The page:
Electric vehicles – should I get them for my business?

  • Electric vehicles – should I get them for my business?

Four years ago, JJ Systems made the decision to continue their green initiatives and invest in electric vehicles when replacing their diesels as they aged. Jackie Offen gives us her views on the switch and some advice on what you might need to consider if you are too.

Our first two electric vehicles were ordered, after some investigation in December 2017, arriving in May 2018.

We chose to purchase the vehicles, including batteries outright. Reviewing the costs, this seemed the most sensible route for our business and in line with our normal vehicle purchase policy.

Tesla VS Renault Zoe

We had reviewed the vehicles on the market & decided that the famed Tesla was out of our price bracket, opting for the smaller, more economical Renault Zoe which was approximately double the investment of the diesel vans, considering that VAT is not reclaimable. The Dynamique model then had a published range of 180 miles per charge, when running in Eco, which would, in the main, suit most engineer journeys within the Kent area on a daily basis. Newer models can now extend to over 230 miles per charge.

EV Charging Challenges

Back in 2018, the arrangement for installing charging points was included with the vehicle, but it was a little confusing, so we opted to install an additional fast charge point ourselves, which gave us both options for the cars, along with installation of the chargers for each staff member who would drive one of the vehicles.  The cost of installation was minimal when considering the convenience of being able to charge at home. Charging point installation is now an everyday occurrence and as the charging infrastructure improves, finding charging points whilst enroute, no longer means finding a Lidl car park, or a motorway service station.

Range Anxiety – should we be worried?

The cars themselves, certainly are pleasant to drive and over three years later, we have a further two Renault Zoes added to our fleet, with plans to add more in the future, but along with the good bits, there are one or two down sides. I for one, find I do enjoy driving the car; perhaps I’m older and an automatic, with a few gadgets is more pleasant, but there is no escaping a degree of ‘range anxiety’.  I am still not brave enough to take it as far as Gatwick and find a charger enroute, but on a day-to-day basis I am comfortable with Kent trips and remembering to charge up, keeping enough in my electric tank to get to a hospital, or at least back to the office for a ‘fast charge’.

Value for money – what are the running costs?

The first thing anyone getting in an electric car will notice is the lack of noise. The second thing is the lack of needing to fill up with fuel at the garage. I still love the fact that I don’t have to visit a petrol station! The reduction in fuel costs is noticeable, with the cost for electricity for the cars being about 4p per mile, including VAT, where the vans were costing roughly 12p per mile including VAT.

The running costs of the cars has proven very low for their first three years of life. On average, the cars are travelling about 10k miles per year, needing a basic ‘service’ annually. We initially used the main dealer for these checks as they were the only garage able to provide the service, but our local garage is now qualified to manage these and prove even more cost effective.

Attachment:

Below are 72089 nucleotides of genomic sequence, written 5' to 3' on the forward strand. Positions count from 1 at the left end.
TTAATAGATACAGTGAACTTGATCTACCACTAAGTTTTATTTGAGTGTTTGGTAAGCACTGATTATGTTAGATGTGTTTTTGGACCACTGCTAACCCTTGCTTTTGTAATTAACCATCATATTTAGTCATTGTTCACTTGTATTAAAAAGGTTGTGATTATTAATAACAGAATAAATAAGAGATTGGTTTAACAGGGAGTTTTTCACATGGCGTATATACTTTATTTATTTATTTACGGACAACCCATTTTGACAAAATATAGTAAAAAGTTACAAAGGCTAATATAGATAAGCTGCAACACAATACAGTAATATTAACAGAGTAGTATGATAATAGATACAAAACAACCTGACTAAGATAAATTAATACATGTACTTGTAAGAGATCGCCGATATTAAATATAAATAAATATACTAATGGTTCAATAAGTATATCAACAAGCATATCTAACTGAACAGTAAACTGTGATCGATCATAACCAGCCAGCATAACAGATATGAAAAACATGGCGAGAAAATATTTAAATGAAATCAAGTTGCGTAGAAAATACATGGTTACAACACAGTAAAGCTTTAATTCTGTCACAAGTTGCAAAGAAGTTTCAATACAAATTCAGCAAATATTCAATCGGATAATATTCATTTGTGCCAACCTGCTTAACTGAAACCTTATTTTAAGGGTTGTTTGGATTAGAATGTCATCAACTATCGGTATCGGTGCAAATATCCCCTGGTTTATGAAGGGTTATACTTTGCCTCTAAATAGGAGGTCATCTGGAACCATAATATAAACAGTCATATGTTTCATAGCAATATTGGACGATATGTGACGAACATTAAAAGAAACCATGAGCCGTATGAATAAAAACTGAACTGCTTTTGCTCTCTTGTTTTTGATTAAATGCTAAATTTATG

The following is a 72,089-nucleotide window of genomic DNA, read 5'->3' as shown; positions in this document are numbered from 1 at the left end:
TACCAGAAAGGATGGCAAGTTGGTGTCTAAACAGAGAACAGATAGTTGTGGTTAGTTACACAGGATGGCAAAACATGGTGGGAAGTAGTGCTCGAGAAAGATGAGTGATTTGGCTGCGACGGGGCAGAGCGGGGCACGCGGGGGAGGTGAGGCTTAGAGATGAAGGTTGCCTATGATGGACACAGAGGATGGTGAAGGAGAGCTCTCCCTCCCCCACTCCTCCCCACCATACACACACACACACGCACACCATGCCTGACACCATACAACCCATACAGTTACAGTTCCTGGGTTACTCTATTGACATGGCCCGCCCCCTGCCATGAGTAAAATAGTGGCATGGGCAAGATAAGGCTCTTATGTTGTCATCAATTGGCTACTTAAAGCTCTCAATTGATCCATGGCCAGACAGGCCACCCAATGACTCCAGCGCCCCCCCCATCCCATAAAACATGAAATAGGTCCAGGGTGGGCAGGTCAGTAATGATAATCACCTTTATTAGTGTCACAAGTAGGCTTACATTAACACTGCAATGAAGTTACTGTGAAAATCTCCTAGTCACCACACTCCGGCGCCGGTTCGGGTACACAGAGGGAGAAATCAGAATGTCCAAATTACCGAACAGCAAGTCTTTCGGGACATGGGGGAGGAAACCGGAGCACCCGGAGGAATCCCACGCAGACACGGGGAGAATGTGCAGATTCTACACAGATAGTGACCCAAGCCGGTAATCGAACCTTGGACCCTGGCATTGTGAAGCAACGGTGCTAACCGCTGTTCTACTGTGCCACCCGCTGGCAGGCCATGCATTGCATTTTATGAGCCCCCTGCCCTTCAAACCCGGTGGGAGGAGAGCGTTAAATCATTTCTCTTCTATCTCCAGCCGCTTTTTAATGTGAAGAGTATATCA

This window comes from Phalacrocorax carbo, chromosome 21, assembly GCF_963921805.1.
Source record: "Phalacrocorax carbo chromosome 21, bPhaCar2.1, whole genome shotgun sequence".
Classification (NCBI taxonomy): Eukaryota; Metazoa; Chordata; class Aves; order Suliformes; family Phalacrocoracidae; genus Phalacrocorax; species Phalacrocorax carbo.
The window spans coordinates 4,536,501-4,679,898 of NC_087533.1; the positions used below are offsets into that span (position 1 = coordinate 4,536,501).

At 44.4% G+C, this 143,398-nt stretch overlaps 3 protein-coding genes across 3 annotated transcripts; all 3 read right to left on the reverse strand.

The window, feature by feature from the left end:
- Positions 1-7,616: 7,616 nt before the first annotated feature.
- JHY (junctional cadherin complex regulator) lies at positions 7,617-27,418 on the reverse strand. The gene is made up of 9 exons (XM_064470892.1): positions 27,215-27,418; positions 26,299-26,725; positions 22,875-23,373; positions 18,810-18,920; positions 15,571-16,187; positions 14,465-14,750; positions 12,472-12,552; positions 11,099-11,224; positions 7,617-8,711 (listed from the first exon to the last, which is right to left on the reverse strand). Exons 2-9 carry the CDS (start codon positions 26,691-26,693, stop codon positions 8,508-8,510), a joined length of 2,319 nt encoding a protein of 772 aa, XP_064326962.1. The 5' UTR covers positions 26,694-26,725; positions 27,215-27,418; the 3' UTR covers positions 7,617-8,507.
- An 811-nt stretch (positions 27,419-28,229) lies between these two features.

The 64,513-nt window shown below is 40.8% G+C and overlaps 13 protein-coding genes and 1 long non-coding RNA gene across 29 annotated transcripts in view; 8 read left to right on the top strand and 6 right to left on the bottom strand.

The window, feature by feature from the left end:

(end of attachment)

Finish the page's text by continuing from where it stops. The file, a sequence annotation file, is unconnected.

Practicalities – work V Home

Personally, I tend to drive down rural roads and have experienced above average number of punctures since using the Zoes in the last three years, compared to the tyres in my van usage over the previous 10 years. However, I can’t find any evidence to suggest this is an EV issue, more likely a driver issue!

Have we saved at all – was it worth it?

The average cost of a Zoe ‘service’ which includes filter replacements, from our local garage is around £80 including VAT (2021) compared to the original 2019 figure of £99+VAT.  This compares favourably to a standard service of a fleet diesel van which, including filters & labour, at £200 (2021).

Though a rough investigation, it’s clear to us that the cost of running the cars is about half that of the vans. On average, if a car travels 10k miles per annum, that would save £800 per year on fuel, adding in the saving of £100 per service, per year compared to running a diesel van, in three years we have saved £2,700 per vehicle and in 5 years we would have more than repaid the additional investment of a vehicle and been covered by a warranty life for the battery of 100,000 miles or 5 years. Our staff who permanently hold EVs have of course, benefited from the reduction in company car tax which has made a noticeable difference to their net pay vs the diesel vans.

EV – is it the future?

Overall, the driving experience, efficiency and costs mean that as a business we will continue to invest in electric vehicles as part of our commitment to clean air and reduction in emissions as a business, which is actually not costing us any more. The business continues to invest in saving polar bears, with the installation of a solar array on the roof of our unit with the help of a KCC LoCase grant and our recycling of old equipment with a local Maidstone charity. These, along with our commitment to recycling all the packaging in the business and removing packaging from clients’ sites to help them with disposal show our continued desire to keep emissions low and the air clean.

If you are looking at your vehicle or fleet, speak with our member Neal Page, from Horizon Vehicle Leasing.